Central BanksSep 20 2016

Bond volatility ‘here to stay’ as central banks meet

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Bond volatility ‘here to stay’ as central banks meet
ByJulia Faurschou

LGIM’s Mr Benstead agreed: “Given underlying demand we believe any sell-off to be capped and a buying opportunity.”

The Fed meets this week to decide whether to raise rates, and Mr Iannelli said investors should also take note of the BoJ’s upcoming meeting as the central bank often acted as a test case for unusual monetary policy measures.

The BoJ may yet disappoint. Part of the motivation for the recent sell-off in Japanese debt appears to have stemmed from BoJ governor Haruhiko Kuroda declining to ease policy at the start of the summer, instead committing to a “comprehensive assessment” of monetary policy.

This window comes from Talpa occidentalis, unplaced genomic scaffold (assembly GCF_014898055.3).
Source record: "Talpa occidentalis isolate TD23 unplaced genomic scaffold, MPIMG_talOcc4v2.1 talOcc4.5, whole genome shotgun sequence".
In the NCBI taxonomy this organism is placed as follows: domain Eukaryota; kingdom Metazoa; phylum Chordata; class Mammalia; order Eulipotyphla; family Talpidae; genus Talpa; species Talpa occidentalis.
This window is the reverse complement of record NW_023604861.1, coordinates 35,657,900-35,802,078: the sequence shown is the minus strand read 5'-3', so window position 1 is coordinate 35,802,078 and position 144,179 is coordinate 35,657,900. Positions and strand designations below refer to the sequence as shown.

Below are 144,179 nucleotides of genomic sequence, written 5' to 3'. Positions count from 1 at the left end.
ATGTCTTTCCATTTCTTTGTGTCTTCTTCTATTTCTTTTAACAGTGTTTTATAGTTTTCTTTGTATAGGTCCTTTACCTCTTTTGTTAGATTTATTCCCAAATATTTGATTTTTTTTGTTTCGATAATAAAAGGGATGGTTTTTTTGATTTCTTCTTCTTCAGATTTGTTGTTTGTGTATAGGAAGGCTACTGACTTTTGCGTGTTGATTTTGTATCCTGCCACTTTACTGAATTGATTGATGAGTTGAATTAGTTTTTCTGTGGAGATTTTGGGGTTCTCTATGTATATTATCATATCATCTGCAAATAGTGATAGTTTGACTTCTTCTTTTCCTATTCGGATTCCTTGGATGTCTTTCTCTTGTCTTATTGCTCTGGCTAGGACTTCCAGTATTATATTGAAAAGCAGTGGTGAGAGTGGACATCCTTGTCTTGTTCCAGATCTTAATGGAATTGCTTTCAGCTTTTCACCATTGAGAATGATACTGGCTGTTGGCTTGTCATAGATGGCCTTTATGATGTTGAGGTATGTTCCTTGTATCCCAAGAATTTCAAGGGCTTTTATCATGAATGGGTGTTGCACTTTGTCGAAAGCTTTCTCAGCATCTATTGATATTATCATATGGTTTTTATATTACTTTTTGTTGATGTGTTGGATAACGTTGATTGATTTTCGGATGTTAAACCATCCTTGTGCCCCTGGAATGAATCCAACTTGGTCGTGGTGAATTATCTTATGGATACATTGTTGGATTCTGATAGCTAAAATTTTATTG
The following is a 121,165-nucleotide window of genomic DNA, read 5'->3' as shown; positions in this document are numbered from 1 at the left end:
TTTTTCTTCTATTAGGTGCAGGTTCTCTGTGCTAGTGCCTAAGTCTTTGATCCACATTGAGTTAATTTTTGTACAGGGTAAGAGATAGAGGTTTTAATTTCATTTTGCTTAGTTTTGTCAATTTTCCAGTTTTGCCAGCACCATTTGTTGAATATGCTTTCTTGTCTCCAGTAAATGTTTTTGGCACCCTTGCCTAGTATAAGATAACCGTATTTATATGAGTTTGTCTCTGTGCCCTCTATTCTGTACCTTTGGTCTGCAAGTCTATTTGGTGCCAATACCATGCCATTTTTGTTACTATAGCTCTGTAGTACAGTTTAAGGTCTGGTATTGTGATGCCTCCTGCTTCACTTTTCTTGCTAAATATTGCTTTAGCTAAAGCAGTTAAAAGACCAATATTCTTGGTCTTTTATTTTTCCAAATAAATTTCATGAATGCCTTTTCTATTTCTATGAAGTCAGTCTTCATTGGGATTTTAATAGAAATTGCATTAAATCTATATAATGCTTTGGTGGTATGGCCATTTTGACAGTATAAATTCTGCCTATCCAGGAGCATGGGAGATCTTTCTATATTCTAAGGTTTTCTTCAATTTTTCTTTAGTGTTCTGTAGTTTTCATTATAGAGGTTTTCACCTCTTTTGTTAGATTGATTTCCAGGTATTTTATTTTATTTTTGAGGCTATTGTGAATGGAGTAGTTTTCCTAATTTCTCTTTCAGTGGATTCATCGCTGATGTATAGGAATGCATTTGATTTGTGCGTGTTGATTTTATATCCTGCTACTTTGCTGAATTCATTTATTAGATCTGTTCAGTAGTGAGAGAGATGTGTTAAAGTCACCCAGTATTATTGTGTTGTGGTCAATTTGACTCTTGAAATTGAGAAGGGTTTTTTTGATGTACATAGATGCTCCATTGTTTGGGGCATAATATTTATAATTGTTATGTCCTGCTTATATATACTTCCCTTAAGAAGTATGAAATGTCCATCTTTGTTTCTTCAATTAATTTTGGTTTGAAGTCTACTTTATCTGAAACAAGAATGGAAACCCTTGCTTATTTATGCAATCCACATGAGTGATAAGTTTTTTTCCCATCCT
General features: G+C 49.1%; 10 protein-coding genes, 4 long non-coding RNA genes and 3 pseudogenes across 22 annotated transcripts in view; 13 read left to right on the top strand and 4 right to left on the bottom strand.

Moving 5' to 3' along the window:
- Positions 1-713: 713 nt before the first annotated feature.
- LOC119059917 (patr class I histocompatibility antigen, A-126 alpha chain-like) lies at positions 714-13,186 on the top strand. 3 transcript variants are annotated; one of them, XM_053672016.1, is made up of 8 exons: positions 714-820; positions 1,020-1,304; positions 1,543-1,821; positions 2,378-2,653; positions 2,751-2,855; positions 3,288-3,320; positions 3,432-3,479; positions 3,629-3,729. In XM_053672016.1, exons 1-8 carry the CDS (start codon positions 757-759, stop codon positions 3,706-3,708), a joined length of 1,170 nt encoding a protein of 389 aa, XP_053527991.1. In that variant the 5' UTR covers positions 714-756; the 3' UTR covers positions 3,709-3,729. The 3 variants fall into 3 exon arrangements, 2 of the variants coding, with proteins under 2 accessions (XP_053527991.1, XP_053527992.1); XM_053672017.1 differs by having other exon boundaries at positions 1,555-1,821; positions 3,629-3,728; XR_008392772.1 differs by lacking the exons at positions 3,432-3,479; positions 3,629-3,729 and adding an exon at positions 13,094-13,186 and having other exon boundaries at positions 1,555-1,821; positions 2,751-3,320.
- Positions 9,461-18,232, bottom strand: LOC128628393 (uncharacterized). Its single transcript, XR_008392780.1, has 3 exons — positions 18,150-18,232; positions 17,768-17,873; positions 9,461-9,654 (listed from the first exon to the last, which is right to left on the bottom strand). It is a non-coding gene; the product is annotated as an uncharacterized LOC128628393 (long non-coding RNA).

The outcome of the review is due to be presented this week; in the interim, investors have been given conflicting signals as to the bank’s intentions.

“This week’s BoJ meeting will be on many central bankers’ radar,” Mr Iannelli said.



$1trn: Decrease in amount of negative yielding debt in week to September 15, according to Tradeweb

September 20-21: Date of this month’s Federal Reserve and Bank of Japan policy meetings